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Which is Your Right Skin Food?

Updated: Apr 21, 2020

I don’t believe in skin types.

Our skin is unique, just like us. The biggest living organ in our body is continuously changing as a response to stimulus such as environment, weather, cosmetics, emotions or food. I'd rather believe that skin issues are a response to a specific stimulus that triggers a physical condition.

Therefore, if we want to treat any skin issue, we need to consider many factors - not just what we put on our skin. Switching to natural skincare and makeup products and selecting the most suitable types for our skin is the very first step. But in order to achieve long-term results we would also need to protect our skin from possible environmental conditions that could be causing the issue as well as determining some other possible triggers such as emotional and/or hormonal unbalances and unsuitable or poor food intake.

In this article I’d like to share some tips with you about which is the right food that can promote a healthier skin and help reverse the most common skin conditions: acne, sensitivity, and dry/dull skin.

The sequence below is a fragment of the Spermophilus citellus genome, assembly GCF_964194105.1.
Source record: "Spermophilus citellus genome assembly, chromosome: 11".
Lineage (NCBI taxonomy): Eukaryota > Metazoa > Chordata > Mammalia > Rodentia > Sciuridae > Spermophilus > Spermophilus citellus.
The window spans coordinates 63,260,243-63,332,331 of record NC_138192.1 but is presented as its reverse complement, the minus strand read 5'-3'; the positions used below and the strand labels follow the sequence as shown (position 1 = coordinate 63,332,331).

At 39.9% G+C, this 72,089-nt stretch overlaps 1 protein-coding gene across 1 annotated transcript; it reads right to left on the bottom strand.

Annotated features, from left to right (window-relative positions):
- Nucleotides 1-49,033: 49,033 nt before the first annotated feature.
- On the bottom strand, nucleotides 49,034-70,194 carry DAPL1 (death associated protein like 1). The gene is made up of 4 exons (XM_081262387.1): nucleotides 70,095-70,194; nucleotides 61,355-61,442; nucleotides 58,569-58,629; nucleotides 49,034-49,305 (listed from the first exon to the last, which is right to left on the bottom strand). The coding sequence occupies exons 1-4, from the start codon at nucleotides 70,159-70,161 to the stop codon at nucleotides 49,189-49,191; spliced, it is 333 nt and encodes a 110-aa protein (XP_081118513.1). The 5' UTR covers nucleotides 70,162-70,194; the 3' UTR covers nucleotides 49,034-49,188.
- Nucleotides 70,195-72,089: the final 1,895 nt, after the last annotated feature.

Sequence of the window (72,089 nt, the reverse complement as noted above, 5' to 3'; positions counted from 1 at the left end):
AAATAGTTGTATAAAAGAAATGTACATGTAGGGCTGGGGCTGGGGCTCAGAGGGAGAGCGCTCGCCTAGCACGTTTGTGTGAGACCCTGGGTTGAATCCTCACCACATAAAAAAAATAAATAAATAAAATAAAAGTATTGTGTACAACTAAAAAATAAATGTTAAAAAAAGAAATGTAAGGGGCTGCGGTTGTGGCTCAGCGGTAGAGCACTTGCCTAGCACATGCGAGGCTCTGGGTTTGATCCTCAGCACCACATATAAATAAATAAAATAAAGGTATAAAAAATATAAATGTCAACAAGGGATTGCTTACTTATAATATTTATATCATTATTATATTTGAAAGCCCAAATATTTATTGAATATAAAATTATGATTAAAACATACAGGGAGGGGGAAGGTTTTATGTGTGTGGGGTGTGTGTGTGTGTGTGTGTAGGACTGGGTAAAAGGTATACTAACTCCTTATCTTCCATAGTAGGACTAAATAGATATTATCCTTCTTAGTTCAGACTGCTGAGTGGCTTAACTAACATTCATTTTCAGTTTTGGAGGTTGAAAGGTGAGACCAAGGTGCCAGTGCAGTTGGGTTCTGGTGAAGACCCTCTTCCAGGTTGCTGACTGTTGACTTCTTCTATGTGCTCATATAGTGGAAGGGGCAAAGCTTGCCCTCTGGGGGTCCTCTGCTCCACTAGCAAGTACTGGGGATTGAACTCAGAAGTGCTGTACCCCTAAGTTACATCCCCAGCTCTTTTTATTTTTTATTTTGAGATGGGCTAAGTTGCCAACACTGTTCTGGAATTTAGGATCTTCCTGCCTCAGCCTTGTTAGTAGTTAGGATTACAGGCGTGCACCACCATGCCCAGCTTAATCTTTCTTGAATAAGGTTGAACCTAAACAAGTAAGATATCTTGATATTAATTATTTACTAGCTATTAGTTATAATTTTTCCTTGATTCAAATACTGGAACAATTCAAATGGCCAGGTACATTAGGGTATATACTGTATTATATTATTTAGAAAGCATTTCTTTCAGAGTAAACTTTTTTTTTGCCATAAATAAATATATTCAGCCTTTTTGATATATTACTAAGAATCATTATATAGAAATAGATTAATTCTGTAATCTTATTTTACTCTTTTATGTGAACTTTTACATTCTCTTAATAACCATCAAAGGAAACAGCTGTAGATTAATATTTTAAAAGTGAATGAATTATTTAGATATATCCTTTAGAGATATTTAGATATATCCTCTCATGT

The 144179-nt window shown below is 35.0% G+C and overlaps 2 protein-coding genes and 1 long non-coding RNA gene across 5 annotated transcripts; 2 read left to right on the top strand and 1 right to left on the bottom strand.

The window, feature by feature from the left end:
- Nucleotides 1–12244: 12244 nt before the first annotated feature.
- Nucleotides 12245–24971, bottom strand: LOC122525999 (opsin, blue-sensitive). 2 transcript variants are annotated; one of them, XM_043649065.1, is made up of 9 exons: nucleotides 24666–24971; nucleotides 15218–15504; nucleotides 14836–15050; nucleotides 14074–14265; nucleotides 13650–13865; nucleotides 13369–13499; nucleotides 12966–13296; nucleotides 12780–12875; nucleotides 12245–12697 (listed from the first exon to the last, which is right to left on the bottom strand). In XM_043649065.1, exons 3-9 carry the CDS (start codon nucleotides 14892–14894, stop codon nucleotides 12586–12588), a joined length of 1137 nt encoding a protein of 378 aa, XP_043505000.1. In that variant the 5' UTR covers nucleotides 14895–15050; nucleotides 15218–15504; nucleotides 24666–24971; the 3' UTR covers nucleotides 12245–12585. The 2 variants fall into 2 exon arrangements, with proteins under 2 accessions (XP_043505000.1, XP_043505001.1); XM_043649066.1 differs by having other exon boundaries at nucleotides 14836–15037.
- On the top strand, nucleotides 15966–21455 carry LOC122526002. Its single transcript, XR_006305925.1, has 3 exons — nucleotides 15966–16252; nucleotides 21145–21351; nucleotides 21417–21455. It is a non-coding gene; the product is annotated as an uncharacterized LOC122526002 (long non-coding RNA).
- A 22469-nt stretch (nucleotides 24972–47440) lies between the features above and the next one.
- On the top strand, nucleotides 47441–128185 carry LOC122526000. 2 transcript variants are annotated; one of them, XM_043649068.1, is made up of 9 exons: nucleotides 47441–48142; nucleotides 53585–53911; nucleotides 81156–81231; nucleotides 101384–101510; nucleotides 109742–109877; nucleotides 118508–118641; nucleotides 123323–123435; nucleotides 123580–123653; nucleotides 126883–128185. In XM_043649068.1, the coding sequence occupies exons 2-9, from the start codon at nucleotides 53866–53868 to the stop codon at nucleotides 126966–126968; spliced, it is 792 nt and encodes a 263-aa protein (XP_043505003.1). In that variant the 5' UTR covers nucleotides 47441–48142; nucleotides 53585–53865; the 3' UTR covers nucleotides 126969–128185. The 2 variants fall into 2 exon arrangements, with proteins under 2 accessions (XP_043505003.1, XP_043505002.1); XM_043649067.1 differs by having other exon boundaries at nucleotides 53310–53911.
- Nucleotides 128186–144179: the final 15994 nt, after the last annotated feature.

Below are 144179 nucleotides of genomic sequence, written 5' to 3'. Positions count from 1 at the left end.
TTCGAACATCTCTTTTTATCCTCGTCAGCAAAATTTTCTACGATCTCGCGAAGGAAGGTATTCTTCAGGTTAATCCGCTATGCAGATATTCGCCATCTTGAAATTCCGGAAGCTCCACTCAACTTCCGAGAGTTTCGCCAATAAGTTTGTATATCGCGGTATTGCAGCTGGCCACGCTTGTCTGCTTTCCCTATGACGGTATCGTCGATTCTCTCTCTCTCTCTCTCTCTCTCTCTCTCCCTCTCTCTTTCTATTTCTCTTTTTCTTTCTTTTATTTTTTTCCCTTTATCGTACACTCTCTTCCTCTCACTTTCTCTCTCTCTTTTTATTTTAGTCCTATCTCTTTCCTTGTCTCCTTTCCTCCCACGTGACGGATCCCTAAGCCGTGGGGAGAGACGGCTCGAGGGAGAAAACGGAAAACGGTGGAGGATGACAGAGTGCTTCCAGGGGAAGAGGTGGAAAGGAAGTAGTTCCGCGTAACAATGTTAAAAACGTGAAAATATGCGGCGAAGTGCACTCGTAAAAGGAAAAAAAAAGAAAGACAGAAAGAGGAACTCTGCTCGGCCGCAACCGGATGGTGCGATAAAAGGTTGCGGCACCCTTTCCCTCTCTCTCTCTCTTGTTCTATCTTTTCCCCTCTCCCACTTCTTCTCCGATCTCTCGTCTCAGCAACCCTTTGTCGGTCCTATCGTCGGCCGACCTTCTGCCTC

1. Acne

Acne is a skin condition that causes different kinds of bumps to form on the surface of the skin. These bumps include: whiteheads, blackheads, and pimples. Acne occurs when the skin’s pores get clogged with dead skin and oil. Acne is most common in older children and teens going through puberty, when hormones cause the body’s oil glands to produce more oil.

Several studies suggest that following a healthy diet can help prevent and treat acne. Specifically, foods rich in the following nutrients are linked to lower levels of acne: complex carbohydrates, zinc, vitamins A and E, omega-3 fatty acids, antioxidants.

When your blood sugar rises quickly, it causes the body to release a hormone called insulin. Having excess insulin in your blood can cause your oil glands to produce more oil, increasing your risks of acne.

Here are some foods that trigger spikes in insulin that should be avoided or reduced:

  • high-glycemic carbohydrates like white rice or pasta

  • dairy

  • saturated fats

  • trans fats

  • white bread

  • sugar

Eating low-glycemic foods made of complex carbohydrates may reduce your risk of developing acne as well as food rich in antioxidants, zinc and vitamin A and E

  • whole grains

  • legumes, beans, peas, and lentils

  • raw fruits and vegetables

  • yellow and orange fruits and vegetables such as carrots, apricots, and sweet potatoes

  • spinach and other dark green and leafy vegetables

  • tomatoes

  • blueberries

  • wholegrain bread

  • brown rice

  • quinoa

  • low fat meat like turkey

  • pumpkin seeds

  • salmon, mackerel, and other kinds of fatty fish as well as other seafood like oysters or crab

  • pumpkin seeds

  • cashews

2. Sensitivity, eczema and dermatitis